With an upgrade of the brackets and the addition of a handle, the prototype was ready to try.
In a couple of seconds, I was surprised just how successful it was proving. In a very short space of time, the entire shop was returned to a semblance of normalcy. It is also a bit of a shock to see just how much dust was there – the contrast was rather marked. It really goes to show I shouldn’t use hand tools (particularly circular saws) without some attempt at dust extraction. Between that, and a less-than-ideal dust collection on the router table, the workshop was obviously significantly covered in a uniform dust skin.
The broom handle is….a broom handle – one of those $4 ones from the hardware store. A block of wood screwed across two of the brackets that are holding the wheels has an angled hole drilled, then tapped with the wood thread kit, and a matching male thread cut into the end of the broom handle.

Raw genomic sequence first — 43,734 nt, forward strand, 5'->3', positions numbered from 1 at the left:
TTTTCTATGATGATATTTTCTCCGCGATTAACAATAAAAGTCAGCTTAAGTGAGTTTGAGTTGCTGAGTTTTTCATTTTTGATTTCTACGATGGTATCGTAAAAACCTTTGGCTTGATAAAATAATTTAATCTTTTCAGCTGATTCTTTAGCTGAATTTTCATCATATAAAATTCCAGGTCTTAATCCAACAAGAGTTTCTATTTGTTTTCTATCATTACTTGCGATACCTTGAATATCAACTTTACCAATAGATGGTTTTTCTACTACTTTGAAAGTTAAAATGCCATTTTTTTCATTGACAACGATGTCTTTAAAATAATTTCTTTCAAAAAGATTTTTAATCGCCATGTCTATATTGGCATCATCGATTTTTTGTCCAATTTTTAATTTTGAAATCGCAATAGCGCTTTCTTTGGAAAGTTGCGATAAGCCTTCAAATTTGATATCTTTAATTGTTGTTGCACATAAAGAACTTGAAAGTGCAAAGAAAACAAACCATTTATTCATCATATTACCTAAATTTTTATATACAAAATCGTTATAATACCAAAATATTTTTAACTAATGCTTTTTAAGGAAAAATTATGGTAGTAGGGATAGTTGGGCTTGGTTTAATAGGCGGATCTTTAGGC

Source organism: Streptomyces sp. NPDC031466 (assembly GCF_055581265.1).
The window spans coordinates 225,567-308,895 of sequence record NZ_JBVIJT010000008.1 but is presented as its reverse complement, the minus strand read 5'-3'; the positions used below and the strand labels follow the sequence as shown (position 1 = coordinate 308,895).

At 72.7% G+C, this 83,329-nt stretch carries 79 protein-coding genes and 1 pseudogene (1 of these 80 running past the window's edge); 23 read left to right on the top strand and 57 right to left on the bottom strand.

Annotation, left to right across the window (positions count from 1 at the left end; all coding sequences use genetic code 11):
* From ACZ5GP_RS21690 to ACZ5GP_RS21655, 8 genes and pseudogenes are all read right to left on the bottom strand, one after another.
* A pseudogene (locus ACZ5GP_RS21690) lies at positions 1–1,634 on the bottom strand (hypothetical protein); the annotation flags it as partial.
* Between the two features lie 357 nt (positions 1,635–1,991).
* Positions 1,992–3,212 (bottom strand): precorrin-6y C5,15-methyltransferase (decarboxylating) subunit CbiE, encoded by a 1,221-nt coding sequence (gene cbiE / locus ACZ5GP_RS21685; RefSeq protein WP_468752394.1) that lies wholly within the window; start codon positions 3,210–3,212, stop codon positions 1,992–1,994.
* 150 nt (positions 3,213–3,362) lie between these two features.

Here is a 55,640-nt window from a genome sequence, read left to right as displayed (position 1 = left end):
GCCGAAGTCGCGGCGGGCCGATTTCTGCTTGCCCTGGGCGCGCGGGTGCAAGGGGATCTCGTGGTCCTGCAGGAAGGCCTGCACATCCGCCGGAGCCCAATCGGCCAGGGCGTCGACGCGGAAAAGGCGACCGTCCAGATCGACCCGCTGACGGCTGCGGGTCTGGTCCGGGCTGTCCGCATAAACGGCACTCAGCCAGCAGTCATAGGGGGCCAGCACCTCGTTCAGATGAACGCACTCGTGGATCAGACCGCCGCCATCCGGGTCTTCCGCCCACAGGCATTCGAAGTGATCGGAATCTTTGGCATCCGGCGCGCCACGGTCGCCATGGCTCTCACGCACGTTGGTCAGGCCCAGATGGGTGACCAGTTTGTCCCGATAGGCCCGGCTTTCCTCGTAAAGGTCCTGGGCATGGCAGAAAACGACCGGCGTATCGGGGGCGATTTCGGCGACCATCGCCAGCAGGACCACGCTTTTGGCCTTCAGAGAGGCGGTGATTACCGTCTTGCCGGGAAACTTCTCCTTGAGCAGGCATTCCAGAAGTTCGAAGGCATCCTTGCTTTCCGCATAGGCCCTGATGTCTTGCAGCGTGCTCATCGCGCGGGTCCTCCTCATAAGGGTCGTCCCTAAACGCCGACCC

The 4″ hose is the ultra-flexible dust hose from Carbatec. It looks a little clumsy, and perhaps I need to go to version 3 to get some more bugs out, but you know me – when a prototype works well enough, it tends to end up being the final version.
Part of the problem I was having (I now discover), is the amount of downforce generated by the dusty was sucking the nozzle down onto the ground as the brackets were not strong enough. These new ones are coping (just), and the rubber matting is getting pulled towards the nozzle. It works exceptionally well on the concrete floor. My initial thought about variable height is not an issue once the handle was fitted – pushing down on the handle causes the nozzle to lift (riding on the two back castors only) so larger particles can be collected easily.
So not bad – bet there is a better commercial version out there though!